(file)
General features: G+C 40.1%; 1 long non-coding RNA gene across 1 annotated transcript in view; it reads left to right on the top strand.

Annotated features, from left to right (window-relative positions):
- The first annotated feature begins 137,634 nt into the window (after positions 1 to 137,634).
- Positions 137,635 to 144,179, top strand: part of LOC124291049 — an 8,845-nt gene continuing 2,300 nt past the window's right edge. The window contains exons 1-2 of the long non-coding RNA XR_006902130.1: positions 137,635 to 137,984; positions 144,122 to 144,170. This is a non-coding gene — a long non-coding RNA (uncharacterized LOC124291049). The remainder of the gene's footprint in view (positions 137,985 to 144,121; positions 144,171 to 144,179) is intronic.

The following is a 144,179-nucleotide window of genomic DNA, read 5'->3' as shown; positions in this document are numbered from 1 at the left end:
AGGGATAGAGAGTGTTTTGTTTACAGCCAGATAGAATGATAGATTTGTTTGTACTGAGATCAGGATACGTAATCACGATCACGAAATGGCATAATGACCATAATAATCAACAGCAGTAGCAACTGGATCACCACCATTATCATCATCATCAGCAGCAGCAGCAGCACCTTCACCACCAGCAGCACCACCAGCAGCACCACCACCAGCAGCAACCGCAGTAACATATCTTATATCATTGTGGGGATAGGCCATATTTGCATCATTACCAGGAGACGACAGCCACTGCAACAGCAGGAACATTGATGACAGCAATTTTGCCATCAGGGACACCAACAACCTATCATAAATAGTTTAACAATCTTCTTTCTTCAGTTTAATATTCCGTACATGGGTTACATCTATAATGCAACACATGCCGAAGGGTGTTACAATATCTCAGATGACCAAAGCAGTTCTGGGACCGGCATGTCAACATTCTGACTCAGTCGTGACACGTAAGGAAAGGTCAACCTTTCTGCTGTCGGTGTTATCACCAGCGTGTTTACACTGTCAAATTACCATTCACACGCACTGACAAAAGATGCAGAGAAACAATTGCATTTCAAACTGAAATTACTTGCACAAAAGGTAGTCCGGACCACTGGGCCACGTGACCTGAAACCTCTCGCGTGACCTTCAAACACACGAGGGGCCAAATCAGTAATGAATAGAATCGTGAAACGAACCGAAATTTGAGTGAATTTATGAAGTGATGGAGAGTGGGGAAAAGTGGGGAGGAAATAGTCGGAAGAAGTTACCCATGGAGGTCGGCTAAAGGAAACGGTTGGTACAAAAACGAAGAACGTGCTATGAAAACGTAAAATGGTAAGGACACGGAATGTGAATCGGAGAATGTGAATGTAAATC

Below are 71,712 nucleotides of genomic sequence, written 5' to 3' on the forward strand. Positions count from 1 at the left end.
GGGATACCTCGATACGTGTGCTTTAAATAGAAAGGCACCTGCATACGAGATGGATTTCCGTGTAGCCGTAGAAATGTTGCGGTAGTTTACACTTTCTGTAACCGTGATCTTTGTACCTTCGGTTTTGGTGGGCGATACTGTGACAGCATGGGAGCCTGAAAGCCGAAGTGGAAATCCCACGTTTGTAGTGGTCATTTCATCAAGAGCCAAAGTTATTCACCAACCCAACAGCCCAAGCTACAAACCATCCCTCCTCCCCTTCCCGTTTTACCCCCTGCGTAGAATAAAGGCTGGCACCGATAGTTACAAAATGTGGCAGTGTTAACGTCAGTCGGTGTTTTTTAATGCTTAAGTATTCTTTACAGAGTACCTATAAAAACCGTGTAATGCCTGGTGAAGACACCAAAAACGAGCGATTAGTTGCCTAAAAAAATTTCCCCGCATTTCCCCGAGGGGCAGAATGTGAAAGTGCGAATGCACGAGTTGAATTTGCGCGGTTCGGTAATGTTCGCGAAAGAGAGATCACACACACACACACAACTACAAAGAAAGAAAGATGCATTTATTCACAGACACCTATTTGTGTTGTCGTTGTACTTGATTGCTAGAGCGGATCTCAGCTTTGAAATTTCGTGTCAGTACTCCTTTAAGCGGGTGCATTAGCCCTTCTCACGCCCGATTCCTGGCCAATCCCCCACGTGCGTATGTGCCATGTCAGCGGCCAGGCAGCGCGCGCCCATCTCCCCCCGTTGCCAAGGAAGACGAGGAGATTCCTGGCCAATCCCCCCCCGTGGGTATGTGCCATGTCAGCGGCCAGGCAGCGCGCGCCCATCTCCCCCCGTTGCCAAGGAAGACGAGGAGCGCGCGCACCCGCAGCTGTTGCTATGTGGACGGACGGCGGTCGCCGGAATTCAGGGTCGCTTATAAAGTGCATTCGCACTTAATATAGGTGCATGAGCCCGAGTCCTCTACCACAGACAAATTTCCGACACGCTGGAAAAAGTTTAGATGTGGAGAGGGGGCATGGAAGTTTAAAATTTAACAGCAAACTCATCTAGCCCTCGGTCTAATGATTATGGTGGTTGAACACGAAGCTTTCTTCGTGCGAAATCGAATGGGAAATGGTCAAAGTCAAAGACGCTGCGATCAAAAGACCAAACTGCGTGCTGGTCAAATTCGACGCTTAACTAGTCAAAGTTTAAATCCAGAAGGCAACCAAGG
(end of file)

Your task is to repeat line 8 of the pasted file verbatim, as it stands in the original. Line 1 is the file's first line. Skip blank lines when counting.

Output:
GGGATACCTCGATACGTGTGCTTTAAATAGAAAGGCACCTGCATACGAGATGGATTTCCGTGTAGCCGTAGAAATGTTGCGGTAGTTTACACTTTCTGTAACCGTGATCTTTGTACCTTCGGTTTTGGTGGGCGATACTGTGACAGCATGGGAGCCTGAAAGCCGAAGTGGAAATCCCACGTTTGTAGTGGTCATTTCATCAAGAGCCAAAGTTATTCACCAACCCAACAGCCCAAGCTACAAACCATCCCTCCTCCCCTTCCCGTTTTACCCCCTGCGTAGAATAAAGGCTGGCACCGATAGTTACAAAATGTGGCAGTGTTAACGTCAGTCGGTGTTTTTTAATGCTTAAGTATTCTTTACAGAGTACCTATAAAAACCGTGTAATGCCTGGTGAAGACACCAAAAACGAGCGATTAGTTGCCTAAAAAAATTTCCCCGCATTTCCCCGAGGGGCAGAATGTGAAAGTGCGAATGCACGAGTTGAATTTGCGCGGTTCGGTAATGTTCGCGAAAGAGAGATCACACACACACACACAACTACAAAGAAAGAAAGATGCATTTATTCACAGACACCTATTTGTGTTGTCGTTGTACTTGATTGCTAGAGCGGATCTCAGCTTTGAAATTTCGTGTCAGTACTCCTTTAAGCGGGTGCATTAGCCCTTCTCACGCCCGATTCCTGGCCAATCCCCCACGTGCGTATGTGCCATGTCAGCGGCCAGGCAGCGCGCGCCCATCTCCCCCCGTTGCCAAGGAAGACGAGGAGATTCCTGGCCAATCCCCCCCCGTGGGTATGTGCCATGTCAGCGGCCAGGCAGCGCGCGCCCATCTCCCCCCGTTGCCAAGGAAGACGAGGAGCGCGCGCACCCGCAGCTGTTGCTATGTGGACGGACGGCGGTCGCCGGAATTCAGGGTCGCTTATAAAGTGCATTCGCACTTAATATAGGTGCATGAGCCCGAGTCCTCTACCACAGACAAATTTCCGACACGCTGGAAAAAGTTTAGATGTGGAGAGGGGGCATGGAAGTTTAAAATTTAACAGCAAACTCATCTAGCCCTCGGTCTAATGATTATGGTGGTTGAACACGAAGCTTTCTTCGTGCGAAATCGAATGGGAAATGGTCAAAGTCAAAGACGCTGCGATCAAAAGACCAAACTGCGTGCTGGTCAAATTCGACGCTTAACTAGTCAAAGTTTAAATCCAGAAGGCAACCAAGG